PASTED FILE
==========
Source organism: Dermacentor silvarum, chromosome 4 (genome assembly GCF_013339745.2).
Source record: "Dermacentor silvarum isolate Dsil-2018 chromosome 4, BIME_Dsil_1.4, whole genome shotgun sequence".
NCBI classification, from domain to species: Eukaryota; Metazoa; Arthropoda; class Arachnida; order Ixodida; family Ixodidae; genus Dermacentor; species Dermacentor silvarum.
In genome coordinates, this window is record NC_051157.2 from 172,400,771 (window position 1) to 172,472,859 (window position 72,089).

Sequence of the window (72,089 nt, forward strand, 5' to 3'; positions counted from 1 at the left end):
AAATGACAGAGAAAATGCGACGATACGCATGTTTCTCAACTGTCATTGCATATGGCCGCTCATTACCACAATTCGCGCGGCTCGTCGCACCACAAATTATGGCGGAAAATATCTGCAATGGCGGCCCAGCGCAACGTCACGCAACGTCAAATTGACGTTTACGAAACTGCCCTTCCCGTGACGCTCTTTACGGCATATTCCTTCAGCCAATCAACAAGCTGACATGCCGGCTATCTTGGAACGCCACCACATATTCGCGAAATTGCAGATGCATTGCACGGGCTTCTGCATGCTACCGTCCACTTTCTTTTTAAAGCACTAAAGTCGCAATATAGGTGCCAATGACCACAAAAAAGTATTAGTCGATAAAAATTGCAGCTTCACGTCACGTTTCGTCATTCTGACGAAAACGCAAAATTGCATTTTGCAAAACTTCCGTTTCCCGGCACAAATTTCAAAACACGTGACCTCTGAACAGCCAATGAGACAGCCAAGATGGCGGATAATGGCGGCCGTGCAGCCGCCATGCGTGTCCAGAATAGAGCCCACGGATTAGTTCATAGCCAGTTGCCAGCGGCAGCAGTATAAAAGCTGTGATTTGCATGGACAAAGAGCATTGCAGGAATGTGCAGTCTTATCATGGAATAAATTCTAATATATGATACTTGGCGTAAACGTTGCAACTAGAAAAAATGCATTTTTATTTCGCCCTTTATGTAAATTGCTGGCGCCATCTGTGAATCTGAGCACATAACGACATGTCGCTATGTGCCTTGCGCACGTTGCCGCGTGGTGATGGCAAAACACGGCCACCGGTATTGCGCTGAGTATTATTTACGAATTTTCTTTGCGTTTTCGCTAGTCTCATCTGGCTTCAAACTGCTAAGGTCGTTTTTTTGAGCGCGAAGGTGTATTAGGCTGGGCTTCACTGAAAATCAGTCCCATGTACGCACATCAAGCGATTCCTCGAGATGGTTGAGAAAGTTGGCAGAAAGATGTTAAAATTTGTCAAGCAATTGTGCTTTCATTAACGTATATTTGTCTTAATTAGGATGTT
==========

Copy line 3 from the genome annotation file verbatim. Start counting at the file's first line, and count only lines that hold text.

NCBI classification, from domain to species: Eukaryota; Metazoa; Arthropoda; class Arachnida; order Ixodida; family Ixodidae; genus Dermacentor; species Dermacentor silvarum.